This is done through hosting ocean-awareness workshops that teach aspiring young surfers about ocean safety, surf techniques and practical skills, the provision of surfing equipment to those interested in learning supplemented by Surf Lebanon, El Amine’s surfing club and training school, as well as aiding athlete’s training and enabling their representation in international competitions under the federation.
“Initially when we started the federation, we wanted to spread it from North to South. Lebanon is on a coast so it’s very accessible to get to the water in Lebanon. We thought that by doing the federation, we could give a green pass to all the surfers to use the beach. So by it becoming a sport for the country, it allows surfers to access the beach more regularly versus having to pay for certain hotels or locations because waves are right in front of a privatized establishment,” El-Amine said.
“So by us doing the federation we figured that we’d get that eliminated internally. Externally, it would allow us to showcase that we do get waves. Lebanon is not just a party, snowboarding, hummus festival-type of place. You can get surfers from around the world in. Because when surfers travel they don’t just travel for the waves, they travel for the culture, for the food, and we have all that.”
“The people in Lebanon are some of the coolest humans in the world and they’re super nice and we do have good food as well as good waves. While we don’t have world-class waves like in Indonesia or Australia, on a good day, we could be one of the best places on the planet.”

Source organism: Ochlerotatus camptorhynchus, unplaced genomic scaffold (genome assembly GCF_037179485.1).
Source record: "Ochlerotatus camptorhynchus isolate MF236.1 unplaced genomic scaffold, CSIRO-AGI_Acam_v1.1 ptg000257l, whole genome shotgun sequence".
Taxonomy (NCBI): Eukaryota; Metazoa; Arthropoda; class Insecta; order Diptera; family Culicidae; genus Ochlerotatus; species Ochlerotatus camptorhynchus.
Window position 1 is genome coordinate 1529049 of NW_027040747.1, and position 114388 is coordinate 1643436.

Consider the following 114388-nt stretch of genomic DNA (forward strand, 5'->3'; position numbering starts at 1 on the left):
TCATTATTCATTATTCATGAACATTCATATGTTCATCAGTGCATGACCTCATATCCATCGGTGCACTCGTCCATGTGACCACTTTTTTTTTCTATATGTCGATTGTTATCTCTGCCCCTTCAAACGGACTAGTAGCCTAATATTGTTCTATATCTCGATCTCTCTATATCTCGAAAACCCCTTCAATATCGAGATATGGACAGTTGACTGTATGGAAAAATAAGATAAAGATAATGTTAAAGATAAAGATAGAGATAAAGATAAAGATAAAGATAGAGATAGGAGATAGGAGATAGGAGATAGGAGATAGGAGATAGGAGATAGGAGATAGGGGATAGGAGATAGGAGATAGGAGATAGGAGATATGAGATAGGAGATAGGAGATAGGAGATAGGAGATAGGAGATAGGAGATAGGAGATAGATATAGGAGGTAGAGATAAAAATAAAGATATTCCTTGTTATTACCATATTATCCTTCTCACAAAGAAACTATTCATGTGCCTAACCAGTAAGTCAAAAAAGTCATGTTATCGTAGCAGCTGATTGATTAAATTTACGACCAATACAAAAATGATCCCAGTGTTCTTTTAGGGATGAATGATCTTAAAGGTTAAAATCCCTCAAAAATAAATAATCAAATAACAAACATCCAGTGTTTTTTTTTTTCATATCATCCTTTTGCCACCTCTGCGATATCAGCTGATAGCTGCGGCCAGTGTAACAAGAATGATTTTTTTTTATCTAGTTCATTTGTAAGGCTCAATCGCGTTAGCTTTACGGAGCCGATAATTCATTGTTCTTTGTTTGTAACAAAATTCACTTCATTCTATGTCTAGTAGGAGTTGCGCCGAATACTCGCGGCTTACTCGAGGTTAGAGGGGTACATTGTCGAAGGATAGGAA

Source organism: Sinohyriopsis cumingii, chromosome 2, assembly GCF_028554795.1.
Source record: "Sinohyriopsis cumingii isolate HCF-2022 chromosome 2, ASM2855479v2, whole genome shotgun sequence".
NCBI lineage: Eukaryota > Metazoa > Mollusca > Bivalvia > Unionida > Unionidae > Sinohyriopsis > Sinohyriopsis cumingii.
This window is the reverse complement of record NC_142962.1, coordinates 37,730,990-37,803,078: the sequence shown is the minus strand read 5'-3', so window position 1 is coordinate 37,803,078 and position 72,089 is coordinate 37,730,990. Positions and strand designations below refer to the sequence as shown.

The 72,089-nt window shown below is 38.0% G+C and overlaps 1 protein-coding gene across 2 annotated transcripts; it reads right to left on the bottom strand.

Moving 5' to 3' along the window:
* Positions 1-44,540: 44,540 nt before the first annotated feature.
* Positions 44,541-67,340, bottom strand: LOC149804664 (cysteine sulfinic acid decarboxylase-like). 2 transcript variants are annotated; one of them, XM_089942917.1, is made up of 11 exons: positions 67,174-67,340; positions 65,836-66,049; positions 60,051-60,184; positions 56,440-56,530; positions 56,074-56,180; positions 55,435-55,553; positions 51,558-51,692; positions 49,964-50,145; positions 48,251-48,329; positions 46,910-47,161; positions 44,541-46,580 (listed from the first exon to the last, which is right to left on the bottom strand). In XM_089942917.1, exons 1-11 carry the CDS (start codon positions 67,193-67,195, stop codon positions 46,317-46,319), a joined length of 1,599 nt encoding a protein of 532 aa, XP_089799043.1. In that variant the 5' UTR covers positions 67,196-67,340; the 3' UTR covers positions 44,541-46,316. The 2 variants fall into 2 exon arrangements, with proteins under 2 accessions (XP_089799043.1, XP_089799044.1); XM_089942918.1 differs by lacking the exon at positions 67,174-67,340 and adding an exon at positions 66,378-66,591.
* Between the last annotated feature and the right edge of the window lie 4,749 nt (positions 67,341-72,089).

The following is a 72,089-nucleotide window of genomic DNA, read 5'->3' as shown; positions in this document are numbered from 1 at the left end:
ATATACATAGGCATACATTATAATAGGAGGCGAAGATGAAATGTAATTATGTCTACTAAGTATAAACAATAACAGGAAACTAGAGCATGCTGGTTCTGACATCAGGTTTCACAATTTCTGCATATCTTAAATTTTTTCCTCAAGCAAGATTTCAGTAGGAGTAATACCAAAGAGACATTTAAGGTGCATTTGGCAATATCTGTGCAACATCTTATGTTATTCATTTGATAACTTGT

“The other thing was also to push the sport into the younger communities to where they steer away from the political-religious background following them,” El-Amine added.
Halabi also elaborated on the federation’s wider mission of placing Lebanon on the international map of sports through hosting surfing events such as the World Surf League’s Qualifying Series, in order to attract surfers from around the world and draw attention to the country.
“In the future, we wanted to see if we could put Lebanon on the map and be able to host surfing competitions here, as well as attract international surfing competitions to include it as a destination within their tours,” Halabi said.
According to El Amine, there is currently only one Qualifying Series (QS) event in the Middle East that takes place in Tel Aviv. Thus, with the onset of surfers from Arab nations such as Oman, United Arab Emirates, Morocco and Iran, the federation aspired to develop the sport in the country to enable it to become considered as a second spot within the Middle East.